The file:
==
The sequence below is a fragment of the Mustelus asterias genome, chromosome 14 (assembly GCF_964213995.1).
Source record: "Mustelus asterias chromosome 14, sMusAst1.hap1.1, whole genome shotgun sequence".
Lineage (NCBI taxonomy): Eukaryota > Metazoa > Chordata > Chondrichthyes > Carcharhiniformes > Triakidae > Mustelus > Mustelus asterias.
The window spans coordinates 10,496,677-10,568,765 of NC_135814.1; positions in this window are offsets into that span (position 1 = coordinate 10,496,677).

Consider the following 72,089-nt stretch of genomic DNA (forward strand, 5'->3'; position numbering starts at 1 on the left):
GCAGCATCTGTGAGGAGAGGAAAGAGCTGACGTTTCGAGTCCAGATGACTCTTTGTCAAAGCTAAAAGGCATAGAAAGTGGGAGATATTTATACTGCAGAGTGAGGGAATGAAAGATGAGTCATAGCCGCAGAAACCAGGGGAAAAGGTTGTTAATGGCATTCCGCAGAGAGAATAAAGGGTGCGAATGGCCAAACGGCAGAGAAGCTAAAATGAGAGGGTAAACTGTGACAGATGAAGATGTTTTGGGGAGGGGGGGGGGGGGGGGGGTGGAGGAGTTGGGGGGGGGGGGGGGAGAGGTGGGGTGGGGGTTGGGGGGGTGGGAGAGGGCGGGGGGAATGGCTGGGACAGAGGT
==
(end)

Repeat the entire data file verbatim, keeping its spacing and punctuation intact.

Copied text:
The sequence below is a fragment of the Mustelus asterias genome, chromosome 14 (assembly GCF_964213995.1).
Source record: "Mustelus asterias chromosome 14, sMusAst1.hap1.1, whole genome shotgun sequence".
Lineage (NCBI taxonomy): Eukaryota > Metazoa > Chordata > Chondrichthyes > Carcharhiniformes > Triakidae > Mustelus > Mustelus asterias.
The window spans coordinates 10,496,677-10,568,765 of NC_135814.1; positions in this window are offsets into that span (position 1 = coordinate 10,496,677).

Consider the following 72,089-nt stretch of genomic DNA (forward strand, 5'->3'; position numbering starts at 1 on the left):
GCAGCATCTGTGAGGAGAGGAAAGAGCTGACGTTTCGAGTCCAGATGACTCTTTGTCAAAGCTAAAAGGCATAGAAAGTGGGAGATATTTATACTGCAGAGTGAGGGAATGAAAGATGAGTCATAGCCGCAGAAACCAGGGGAAAAGGTTGTTAATGGCATTCCGCAGAGAGAATAAAGGGTGCGAATGGCCAAACGGCAGAGAAGCTAAAATGAGAGGGTAAACTGTGACAGATGAAGATGTTTTGGGGAGGGGGGGGGGGGGGGGGGTGGAGGAGTTGGGGGGGGGGGGGGGAGAGGTGGGGTGGGGGTTGGGGGGGTGGGAGAGGGCGGGGGGAATGGCTGGGACAGAGGT